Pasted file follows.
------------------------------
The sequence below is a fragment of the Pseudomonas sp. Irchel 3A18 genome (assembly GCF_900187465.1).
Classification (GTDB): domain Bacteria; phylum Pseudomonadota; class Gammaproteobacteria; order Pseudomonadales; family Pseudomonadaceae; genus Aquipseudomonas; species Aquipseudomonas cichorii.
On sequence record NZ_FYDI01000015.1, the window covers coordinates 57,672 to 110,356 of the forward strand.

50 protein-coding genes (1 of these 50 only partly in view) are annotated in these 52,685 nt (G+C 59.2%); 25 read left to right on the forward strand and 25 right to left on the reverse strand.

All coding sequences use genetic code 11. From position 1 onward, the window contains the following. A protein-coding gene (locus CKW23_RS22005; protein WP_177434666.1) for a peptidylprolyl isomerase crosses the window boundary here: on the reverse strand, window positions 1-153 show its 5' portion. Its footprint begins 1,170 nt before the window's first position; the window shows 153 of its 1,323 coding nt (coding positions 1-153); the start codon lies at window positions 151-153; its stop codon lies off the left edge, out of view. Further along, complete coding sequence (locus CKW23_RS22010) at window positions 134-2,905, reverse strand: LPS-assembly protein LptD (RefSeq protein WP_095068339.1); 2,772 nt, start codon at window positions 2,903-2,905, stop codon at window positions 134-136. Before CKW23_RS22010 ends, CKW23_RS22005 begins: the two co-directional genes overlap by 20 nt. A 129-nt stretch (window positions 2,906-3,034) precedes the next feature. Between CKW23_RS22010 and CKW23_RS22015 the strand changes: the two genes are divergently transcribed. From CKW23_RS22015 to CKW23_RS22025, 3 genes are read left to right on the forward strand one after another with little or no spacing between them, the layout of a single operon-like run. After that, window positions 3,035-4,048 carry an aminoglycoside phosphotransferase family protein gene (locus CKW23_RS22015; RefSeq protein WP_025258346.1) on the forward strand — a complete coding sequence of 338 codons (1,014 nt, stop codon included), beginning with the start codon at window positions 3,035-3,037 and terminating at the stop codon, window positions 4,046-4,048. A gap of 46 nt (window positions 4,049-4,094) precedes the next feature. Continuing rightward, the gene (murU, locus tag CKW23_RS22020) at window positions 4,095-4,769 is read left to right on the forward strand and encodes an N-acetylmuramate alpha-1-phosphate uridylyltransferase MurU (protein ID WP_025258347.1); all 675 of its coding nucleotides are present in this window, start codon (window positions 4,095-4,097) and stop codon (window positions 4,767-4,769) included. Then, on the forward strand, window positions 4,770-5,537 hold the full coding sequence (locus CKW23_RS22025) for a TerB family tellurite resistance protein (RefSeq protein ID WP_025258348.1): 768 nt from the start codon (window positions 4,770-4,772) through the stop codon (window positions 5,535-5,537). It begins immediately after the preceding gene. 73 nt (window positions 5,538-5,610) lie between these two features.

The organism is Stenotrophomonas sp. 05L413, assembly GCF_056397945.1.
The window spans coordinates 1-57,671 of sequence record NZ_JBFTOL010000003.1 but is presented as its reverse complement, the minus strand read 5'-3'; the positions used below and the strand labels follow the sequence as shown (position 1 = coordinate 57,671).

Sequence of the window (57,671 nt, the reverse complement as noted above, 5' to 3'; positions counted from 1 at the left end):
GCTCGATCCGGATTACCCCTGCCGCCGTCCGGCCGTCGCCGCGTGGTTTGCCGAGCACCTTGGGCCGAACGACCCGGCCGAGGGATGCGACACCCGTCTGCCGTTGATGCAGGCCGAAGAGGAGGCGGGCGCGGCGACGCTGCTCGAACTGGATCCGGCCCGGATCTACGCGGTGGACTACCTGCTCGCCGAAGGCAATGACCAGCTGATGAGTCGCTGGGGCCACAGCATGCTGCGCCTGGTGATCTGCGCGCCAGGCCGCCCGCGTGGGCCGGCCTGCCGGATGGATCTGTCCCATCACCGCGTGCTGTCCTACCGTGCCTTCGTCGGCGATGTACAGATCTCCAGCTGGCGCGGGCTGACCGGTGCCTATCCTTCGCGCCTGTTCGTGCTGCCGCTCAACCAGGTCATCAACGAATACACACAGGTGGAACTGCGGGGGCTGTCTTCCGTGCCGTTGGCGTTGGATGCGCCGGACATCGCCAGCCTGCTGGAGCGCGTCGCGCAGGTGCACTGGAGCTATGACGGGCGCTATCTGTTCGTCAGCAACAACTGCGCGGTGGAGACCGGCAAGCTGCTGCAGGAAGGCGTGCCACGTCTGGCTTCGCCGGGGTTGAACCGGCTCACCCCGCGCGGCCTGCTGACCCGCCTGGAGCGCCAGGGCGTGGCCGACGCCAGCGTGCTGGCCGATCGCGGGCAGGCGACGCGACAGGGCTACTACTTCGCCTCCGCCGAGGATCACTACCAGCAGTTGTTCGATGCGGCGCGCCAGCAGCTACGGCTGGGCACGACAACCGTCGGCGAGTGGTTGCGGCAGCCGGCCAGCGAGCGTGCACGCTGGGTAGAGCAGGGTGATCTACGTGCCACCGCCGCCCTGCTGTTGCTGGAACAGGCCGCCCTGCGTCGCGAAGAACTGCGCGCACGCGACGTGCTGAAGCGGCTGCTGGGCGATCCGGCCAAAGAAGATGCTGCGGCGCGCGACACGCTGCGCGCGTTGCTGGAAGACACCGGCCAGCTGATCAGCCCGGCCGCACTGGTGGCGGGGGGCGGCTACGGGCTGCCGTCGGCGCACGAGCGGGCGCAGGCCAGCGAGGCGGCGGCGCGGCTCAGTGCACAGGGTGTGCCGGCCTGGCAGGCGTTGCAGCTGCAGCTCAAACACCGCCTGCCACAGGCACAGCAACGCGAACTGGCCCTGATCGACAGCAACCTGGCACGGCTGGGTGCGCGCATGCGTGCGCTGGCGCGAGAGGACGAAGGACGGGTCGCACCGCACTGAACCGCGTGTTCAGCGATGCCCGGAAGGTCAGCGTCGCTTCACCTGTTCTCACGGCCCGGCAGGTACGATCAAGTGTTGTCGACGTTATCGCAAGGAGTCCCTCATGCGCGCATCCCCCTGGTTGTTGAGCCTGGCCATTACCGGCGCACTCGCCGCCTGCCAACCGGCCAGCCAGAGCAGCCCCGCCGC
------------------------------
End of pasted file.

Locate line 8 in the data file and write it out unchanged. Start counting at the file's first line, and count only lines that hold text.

Sequence of the window (57,671 nt, the reverse complement as noted above, 5' to 3'; positions counted from 1 at the left end):